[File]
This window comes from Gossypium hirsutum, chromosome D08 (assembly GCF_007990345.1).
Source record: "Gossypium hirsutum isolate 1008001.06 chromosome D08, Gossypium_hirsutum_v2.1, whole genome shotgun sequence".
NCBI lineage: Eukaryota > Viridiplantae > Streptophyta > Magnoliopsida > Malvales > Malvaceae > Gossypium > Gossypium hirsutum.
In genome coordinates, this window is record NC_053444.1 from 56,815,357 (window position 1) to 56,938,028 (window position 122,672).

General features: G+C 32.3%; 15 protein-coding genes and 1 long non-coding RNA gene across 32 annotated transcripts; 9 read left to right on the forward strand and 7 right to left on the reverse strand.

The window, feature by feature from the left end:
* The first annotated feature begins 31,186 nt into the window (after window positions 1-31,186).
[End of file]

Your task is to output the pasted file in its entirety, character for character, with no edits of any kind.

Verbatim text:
This window comes from Gossypium hirsutum, chromosome D08 (assembly GCF_007990345.1).
Source record: "Gossypium hirsutum isolate 1008001.06 chromosome D08, Gossypium_hirsutum_v2.1, whole genome shotgun sequence".
NCBI lineage: Eukaryota > Viridiplantae > Streptophyta > Magnoliopsida > Malvales > Malvaceae > Gossypium > Gossypium hirsutum.
In genome coordinates, this window is record NC_053444.1 from 56,815,357 (window position 1) to 56,938,028 (window position 122,672).

General features: G+C 32.3%; 15 protein-coding genes and 1 long non-coding RNA gene across 32 annotated transcripts; 9 read left to right on the forward strand and 7 right to left on the reverse strand.

The window, feature by feature from the left end:
* The first annotated feature begins 31,186 nt into the window (after window positions 1-31,186).